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Cancer Causes Control. 2014 Feb;25(2):267-71. doi: 10.1007/s10552-013-0328-4. Epub 2013 Dec 15.

The association of vitamin D supplementation with the risk of cancer in postmenopausal women.

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School of Social and Community Medicine, University of Bristol, Canynge Hall, 39 Whatley Road, Bristol, BS8 2PS, UK,



There is inconclusive evidence on whether vitamin D therapy reduces cancer risk. We investigated the effect of vitamin D (±calcium) supplementation on the risk of breast, ovarian, uterine, colorectal, and lung cancer in women.


We conducted a case-control study using the UK Clinical Practice Research Datalink (CPRD); cases were women aged ≥55 years with a first diagnosis of either breast, colorectal, lung, ovarian, or uterine cancer between 2002 and 2009, with at least 5 years of CPRD follow-up prior to the date of diagnosis, and controls were women without cancer, frequency-matched to cases by year of birth, date of study entry, length of follow-up, and general practice. The association of vitamin D supplementation with the odds of developing each cancer was determined using multivariable logistic regression, controlling for body mass index, smoking, alcohol, and deprivation.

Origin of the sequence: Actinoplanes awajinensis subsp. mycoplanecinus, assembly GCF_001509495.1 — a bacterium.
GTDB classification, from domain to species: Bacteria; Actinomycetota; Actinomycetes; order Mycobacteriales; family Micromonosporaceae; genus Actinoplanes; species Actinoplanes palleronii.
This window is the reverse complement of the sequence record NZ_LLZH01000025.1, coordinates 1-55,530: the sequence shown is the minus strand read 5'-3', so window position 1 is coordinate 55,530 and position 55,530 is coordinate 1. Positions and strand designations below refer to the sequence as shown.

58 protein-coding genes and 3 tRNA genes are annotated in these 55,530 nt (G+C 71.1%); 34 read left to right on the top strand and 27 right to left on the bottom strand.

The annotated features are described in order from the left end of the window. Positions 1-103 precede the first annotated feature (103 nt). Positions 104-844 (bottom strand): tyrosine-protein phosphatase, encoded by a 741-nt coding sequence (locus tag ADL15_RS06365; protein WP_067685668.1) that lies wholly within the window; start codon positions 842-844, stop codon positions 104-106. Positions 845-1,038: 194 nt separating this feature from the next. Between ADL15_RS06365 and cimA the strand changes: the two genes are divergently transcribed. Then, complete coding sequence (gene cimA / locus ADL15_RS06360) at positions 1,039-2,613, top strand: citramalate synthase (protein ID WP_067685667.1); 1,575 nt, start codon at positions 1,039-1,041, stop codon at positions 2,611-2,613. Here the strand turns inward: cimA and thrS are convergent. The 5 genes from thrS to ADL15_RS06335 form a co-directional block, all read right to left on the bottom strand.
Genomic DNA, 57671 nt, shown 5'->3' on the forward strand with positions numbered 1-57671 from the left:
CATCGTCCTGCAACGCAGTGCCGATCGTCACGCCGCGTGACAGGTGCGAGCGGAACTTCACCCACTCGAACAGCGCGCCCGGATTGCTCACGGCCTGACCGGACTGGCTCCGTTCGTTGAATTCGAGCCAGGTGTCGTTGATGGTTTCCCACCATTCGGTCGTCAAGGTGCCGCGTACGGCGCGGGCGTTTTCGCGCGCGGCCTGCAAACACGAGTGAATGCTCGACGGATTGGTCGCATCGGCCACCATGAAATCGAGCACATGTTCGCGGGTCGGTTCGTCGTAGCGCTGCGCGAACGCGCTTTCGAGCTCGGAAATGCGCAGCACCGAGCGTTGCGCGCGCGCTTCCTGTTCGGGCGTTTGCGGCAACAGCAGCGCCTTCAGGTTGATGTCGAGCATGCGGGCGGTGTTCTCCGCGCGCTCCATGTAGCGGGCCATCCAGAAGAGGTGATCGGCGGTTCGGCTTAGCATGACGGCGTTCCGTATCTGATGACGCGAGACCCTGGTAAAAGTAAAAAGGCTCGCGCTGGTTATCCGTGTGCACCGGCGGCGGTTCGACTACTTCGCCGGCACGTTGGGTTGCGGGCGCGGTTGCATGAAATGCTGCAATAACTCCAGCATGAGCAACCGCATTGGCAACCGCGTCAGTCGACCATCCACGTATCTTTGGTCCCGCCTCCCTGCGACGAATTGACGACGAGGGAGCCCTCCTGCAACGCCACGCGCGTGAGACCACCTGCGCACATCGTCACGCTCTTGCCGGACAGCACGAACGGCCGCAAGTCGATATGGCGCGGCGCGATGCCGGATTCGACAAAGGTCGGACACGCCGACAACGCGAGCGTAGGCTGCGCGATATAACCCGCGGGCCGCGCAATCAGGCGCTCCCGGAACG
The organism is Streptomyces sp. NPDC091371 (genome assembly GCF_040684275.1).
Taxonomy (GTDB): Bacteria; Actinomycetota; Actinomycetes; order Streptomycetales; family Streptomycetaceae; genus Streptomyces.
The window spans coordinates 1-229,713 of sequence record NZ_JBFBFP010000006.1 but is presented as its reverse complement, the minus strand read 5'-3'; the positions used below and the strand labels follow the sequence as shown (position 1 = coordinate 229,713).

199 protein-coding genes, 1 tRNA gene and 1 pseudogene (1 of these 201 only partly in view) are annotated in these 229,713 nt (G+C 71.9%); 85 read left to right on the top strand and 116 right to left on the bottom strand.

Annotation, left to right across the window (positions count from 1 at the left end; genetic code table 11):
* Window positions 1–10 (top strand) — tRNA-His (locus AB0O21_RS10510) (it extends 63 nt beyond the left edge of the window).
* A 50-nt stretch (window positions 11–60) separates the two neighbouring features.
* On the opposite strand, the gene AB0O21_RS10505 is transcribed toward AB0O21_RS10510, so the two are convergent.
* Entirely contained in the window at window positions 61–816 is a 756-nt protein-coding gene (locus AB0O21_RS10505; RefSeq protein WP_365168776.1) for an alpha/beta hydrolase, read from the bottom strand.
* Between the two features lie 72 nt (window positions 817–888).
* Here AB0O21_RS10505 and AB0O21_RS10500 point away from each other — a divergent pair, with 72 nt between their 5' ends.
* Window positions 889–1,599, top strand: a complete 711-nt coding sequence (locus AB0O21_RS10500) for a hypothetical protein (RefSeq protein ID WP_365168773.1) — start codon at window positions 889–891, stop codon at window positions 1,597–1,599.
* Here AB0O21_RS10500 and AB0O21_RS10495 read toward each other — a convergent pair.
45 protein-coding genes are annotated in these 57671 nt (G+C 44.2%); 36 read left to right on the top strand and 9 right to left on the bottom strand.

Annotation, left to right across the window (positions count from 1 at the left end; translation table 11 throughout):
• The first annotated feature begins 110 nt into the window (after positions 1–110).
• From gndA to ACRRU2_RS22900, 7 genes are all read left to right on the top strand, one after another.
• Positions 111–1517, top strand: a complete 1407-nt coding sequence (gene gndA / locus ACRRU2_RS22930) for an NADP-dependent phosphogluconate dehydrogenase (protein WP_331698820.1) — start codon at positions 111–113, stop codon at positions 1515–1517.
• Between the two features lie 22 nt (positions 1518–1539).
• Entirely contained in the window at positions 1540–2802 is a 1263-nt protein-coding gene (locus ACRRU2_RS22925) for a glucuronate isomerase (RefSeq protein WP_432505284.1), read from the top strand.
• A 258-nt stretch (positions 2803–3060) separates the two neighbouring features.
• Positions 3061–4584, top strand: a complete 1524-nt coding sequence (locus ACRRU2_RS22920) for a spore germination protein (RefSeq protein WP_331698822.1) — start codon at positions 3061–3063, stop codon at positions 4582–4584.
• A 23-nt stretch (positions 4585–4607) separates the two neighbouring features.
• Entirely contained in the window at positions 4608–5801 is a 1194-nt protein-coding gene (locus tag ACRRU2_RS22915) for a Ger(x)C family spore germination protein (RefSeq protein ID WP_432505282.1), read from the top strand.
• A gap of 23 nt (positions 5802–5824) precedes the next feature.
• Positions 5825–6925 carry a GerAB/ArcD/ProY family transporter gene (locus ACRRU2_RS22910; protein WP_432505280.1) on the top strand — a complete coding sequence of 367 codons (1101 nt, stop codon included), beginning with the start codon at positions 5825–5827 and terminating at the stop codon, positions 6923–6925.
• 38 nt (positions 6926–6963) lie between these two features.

Ninety-seven percent of women took vitamin D with a calcium supplement. Exposure to three or more prescriptions of vitamin D was associated with a 17 % reduced odds (95 % CI 0.71-0.97) of breast cancer versus 1-2 prescriptions, but this effect disappeared when omitting women first exposed within a year of diagnosis (OR 1.0, 95 % CI 0.82-1.23). Having more than 10 prescriptions of vitamin D was associated with a 17 % lower odds (95 % CI 0.65-1.06) of colorectal cancer, but the estimates are imprecise. There was little evidence of associations of supplements with lung or gynecological cancers.


We found little evidence that vitamin D (largely with calcium) supplementation is associated with decreased breast, lung, ovarian, and uterine cancer risk. There is a possible protective association between having more than 10 prescriptions of vitamin D supplements and colorectal cancer, but it requires further investigation.

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